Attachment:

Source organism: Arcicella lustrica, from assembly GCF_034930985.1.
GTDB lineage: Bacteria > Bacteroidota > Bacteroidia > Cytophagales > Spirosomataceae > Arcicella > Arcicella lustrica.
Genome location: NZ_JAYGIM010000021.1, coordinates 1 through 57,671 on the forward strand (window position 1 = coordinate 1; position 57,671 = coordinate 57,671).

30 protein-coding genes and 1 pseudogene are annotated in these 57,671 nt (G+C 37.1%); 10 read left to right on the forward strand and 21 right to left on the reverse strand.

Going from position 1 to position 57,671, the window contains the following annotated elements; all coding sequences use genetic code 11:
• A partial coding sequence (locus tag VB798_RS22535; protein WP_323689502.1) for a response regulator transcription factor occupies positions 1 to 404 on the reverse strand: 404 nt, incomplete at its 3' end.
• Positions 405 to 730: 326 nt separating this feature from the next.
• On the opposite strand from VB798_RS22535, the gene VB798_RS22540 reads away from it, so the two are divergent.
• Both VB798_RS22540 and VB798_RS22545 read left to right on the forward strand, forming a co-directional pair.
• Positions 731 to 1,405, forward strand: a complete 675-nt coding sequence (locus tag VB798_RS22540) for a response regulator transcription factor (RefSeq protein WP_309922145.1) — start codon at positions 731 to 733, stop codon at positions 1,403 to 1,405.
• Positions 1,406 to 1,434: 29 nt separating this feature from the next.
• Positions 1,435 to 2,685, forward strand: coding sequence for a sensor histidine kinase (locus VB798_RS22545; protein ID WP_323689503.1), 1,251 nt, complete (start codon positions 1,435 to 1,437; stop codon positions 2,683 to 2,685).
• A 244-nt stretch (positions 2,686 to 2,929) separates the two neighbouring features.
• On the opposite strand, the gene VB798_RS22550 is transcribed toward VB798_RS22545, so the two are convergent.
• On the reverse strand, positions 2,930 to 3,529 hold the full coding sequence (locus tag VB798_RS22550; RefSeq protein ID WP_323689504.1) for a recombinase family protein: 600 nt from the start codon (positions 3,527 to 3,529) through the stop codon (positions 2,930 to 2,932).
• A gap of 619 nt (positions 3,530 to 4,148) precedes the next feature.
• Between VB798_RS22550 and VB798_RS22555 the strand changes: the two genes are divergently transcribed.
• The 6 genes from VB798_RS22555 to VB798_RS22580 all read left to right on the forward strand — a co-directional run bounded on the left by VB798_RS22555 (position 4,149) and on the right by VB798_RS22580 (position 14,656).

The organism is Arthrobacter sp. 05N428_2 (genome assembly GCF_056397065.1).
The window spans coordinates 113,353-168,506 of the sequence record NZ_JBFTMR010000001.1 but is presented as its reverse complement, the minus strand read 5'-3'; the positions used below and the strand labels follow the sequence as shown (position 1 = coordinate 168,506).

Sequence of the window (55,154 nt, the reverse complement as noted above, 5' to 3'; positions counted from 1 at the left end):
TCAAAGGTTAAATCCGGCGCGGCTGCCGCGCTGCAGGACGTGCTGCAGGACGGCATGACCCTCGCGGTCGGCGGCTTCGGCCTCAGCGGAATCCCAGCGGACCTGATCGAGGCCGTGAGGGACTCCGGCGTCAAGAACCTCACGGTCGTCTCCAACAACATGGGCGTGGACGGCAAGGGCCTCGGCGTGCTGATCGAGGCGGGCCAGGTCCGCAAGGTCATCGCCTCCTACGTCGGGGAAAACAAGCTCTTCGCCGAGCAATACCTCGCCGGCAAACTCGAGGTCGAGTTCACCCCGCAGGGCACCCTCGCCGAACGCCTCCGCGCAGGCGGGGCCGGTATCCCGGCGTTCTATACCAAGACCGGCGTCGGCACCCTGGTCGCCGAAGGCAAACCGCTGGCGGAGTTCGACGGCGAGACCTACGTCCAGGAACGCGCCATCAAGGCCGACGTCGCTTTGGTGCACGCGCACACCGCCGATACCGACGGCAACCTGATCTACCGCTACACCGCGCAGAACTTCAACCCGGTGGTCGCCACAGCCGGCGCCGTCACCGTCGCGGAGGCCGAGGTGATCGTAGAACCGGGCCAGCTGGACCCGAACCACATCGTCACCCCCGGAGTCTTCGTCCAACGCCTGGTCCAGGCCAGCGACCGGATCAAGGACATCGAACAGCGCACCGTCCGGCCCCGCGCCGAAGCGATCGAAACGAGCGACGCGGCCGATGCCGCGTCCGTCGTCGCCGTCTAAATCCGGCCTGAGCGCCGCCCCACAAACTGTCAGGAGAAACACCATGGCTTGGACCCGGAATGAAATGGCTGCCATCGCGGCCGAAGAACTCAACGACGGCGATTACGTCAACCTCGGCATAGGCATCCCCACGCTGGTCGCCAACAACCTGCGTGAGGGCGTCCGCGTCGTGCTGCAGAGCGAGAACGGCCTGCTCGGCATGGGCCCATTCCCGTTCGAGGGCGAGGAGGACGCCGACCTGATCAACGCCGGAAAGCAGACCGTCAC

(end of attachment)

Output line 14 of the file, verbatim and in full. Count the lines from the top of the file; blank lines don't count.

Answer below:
• On the opposite strand, the gene VB798_RS22550 is transcribed toward VB798_RS22545, so the two are convergent.